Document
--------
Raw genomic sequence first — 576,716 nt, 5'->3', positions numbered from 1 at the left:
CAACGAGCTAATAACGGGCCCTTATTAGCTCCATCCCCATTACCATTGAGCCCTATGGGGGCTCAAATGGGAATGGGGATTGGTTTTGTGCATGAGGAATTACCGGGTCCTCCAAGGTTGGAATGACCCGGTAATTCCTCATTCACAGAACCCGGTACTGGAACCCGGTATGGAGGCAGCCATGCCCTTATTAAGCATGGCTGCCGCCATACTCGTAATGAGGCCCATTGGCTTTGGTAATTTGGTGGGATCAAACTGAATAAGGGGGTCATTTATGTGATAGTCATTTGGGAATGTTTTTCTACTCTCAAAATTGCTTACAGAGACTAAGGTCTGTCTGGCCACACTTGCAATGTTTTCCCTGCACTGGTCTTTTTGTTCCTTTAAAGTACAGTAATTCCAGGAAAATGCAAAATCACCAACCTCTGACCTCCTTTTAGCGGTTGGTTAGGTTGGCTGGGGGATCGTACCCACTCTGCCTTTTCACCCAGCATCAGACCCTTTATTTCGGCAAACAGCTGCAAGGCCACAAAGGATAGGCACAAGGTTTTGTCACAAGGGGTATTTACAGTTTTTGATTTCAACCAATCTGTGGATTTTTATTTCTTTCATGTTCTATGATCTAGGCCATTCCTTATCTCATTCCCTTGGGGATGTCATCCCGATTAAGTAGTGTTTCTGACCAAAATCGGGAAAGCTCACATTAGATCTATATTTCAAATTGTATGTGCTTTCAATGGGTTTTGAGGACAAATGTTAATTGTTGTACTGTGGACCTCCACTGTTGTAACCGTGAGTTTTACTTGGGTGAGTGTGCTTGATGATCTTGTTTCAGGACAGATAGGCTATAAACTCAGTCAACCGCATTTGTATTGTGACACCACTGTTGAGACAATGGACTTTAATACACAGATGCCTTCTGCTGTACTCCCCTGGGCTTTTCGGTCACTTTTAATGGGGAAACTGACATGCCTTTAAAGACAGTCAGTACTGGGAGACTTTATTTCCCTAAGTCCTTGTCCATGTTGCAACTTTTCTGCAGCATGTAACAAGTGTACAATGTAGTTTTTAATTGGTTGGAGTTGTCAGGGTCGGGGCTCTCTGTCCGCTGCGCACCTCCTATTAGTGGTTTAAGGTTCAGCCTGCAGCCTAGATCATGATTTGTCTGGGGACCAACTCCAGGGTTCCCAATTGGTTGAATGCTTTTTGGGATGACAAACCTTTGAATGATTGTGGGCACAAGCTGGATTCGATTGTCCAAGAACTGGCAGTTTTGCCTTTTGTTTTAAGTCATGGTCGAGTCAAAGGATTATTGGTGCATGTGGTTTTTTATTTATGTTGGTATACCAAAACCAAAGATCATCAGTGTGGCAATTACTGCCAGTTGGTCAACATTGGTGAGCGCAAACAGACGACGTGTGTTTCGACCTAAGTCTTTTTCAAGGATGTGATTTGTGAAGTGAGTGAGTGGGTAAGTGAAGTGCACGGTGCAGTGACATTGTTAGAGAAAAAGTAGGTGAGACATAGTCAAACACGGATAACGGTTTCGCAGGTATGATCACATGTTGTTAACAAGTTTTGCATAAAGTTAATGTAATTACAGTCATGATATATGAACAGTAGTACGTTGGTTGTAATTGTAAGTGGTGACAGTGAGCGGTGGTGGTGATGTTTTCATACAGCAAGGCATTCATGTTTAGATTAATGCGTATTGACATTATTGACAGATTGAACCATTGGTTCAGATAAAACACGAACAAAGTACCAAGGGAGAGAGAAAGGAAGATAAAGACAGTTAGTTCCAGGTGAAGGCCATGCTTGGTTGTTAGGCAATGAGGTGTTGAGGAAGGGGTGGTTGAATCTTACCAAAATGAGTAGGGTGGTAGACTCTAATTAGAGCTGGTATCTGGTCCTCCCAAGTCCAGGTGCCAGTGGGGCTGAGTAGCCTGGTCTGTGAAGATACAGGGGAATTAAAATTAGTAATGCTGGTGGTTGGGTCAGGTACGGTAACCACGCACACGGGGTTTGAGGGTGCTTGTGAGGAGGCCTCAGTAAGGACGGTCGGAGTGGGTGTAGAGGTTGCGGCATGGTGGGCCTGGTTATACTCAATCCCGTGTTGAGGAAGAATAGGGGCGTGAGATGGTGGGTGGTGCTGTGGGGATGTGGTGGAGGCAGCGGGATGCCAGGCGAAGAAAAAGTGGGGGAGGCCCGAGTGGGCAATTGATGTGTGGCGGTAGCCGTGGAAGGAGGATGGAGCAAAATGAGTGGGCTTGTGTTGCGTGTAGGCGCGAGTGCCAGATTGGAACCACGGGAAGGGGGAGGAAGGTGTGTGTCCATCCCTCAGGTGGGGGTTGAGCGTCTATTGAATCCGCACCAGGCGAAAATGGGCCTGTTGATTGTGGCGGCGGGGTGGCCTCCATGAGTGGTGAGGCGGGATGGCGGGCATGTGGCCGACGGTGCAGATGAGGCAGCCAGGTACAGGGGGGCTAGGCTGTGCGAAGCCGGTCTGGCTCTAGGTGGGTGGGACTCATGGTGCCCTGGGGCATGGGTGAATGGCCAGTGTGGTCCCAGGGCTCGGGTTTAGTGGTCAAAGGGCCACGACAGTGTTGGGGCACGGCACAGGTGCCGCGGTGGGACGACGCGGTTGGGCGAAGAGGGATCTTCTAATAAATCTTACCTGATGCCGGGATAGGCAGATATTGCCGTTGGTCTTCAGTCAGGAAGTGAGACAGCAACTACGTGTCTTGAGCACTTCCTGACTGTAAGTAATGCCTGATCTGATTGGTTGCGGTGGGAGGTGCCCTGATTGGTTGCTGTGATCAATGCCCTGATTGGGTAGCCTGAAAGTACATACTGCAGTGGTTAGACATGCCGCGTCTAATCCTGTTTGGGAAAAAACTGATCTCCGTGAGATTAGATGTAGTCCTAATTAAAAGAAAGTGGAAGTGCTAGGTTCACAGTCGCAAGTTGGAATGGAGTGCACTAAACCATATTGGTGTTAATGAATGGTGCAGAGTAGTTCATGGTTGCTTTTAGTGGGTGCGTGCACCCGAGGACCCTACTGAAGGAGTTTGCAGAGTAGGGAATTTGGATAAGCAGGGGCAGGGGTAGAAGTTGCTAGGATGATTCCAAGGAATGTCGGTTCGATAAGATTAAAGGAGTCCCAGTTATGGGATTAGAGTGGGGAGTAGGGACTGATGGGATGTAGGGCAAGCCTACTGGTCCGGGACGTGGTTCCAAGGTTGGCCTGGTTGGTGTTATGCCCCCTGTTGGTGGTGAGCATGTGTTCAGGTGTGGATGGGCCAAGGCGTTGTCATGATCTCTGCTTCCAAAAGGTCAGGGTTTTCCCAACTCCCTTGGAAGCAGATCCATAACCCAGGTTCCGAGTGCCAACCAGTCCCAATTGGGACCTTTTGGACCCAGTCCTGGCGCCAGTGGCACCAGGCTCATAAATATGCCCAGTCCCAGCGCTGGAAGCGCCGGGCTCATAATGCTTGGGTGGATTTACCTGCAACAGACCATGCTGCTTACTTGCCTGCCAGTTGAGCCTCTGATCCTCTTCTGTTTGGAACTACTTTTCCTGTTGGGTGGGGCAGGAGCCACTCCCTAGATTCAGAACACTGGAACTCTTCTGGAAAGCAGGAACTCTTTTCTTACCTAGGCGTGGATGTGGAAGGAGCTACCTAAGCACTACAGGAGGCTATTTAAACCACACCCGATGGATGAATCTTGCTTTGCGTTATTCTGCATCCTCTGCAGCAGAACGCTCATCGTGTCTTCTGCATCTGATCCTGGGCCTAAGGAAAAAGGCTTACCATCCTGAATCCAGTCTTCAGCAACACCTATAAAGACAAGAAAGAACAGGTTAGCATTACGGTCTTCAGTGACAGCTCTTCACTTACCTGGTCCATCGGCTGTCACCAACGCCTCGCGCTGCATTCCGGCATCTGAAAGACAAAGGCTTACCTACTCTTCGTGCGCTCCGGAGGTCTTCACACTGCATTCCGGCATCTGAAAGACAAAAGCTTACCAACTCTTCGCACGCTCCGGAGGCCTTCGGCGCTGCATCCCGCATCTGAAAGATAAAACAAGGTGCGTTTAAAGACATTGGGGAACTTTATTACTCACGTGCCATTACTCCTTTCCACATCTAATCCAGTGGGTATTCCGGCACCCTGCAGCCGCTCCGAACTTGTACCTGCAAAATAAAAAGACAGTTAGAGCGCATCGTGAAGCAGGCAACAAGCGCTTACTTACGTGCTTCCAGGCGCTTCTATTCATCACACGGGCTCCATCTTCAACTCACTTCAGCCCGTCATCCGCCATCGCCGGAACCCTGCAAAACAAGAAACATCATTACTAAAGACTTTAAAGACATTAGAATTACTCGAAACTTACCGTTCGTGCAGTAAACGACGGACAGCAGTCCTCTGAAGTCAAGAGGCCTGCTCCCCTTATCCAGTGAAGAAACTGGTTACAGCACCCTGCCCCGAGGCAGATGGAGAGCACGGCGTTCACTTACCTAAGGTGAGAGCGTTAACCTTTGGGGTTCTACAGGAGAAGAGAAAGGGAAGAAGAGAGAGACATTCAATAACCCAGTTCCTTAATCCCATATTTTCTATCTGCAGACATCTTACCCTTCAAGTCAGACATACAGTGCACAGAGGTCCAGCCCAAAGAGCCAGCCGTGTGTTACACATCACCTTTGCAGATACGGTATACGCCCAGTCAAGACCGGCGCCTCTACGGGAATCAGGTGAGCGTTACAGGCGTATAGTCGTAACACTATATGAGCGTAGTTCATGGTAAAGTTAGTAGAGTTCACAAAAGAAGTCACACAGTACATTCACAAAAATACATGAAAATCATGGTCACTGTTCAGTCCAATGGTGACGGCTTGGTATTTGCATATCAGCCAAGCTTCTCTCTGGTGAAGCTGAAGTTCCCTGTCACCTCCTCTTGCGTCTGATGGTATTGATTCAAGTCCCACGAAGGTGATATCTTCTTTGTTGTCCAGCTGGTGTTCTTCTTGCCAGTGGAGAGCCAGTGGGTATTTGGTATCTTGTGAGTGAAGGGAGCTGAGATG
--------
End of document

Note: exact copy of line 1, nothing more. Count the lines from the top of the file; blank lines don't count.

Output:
Raw genomic sequence first — 576,716 nt, 5'->3', positions numbered from 1 at the left: